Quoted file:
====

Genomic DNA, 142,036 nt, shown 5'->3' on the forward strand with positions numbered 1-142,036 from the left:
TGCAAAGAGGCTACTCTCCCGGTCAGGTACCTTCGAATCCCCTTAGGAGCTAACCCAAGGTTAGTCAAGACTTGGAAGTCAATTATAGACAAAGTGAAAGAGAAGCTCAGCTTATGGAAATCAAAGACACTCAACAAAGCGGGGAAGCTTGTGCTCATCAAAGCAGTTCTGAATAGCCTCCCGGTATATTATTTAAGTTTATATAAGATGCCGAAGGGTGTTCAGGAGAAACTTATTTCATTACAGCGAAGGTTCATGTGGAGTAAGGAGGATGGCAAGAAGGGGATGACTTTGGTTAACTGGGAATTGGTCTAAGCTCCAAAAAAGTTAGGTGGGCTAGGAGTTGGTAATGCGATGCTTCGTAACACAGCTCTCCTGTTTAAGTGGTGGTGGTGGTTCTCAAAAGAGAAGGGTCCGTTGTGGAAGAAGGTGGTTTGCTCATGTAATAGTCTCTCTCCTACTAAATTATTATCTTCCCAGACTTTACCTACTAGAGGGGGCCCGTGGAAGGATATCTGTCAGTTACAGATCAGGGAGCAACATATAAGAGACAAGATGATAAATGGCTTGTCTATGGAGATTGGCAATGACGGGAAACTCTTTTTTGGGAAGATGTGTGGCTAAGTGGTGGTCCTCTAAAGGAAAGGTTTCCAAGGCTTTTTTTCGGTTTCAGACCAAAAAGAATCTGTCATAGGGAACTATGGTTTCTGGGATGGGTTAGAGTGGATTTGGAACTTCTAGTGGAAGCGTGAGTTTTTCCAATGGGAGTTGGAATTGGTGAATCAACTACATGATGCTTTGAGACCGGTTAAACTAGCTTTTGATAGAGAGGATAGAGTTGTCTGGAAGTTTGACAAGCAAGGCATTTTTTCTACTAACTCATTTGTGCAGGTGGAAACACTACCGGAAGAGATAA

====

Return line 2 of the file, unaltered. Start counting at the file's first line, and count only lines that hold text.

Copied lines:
TGCAAAGAGGCTACTCTCCCGGTCAGGTACCTTCGAATCCCCTTAGGAGCTAACCCAAGGTTAGTCAAGACTTGGAAGTCAATTATAGACAAAGTGAAAGAGAAGCTCAGCTTATGGAAATCAAAGACACTCAACAAAGCGGGGAAGCTTGTGCTCATCAAAGCAGTTCTGAATAGCCTCCCGGTATATTATTTAAGTTTATATAAGATGCCGAAGGGTGTTCAGGAGAAACTTATTTCATTACAGCGAAGGTTCATGTGGAGTAAGGAGGATGGCAAGAAGGGGATGACTTTGGTTAACTGGGAATTGGTCTAAGCTCCAAAAAAGTTAGGTGGGCTAGGAGTTGGTAATGCGATGCTTCGTAACACAGCTCTCCTGTTTAAGTGGTGGTGGTGGTTCTCAAAAGAGAAGGGTCCGTTGTGGAAGAAGGTGGTTTGCTCATGTAATAGTCTCTCTCCTACTAAATTATTATCTTCCCAGACTTTACCTACTAGAGGGGGCCCGTGGAAGGATATCTGTCAGTTACAGATCAGGGAGCAACATATAAGAGACAAGATGATAAATGGCTTGTCTATGGAGATTGGCAATGACGGGAAACTCTTTTTTGGGAAGATGTGTGGCTAAGTGGTGGTCCTCTAAAGGAAAGGTTTCCAAGGCTTTTTTTCGGTTTCAGACCAAAAAGAATCTGTCATAGGGAACTATGGTTTCTGGGATGGGTTAGAGTGGATTTGGAACTTCTAGTGGAAGCGTGAGTTTTTCCAATGGGAGTTGGAATTGGTGAATCAACTACATGATGCTTTGAGACCGGTTAAACTAGCTTTTGATAGAGAGGATAGAGTTGTCTGGAAGTTTGACAAGCAAGGCATTTTTTCTACTAACTCATTTGTGCAGGTGGAAACACTACCGGAAGAGATAA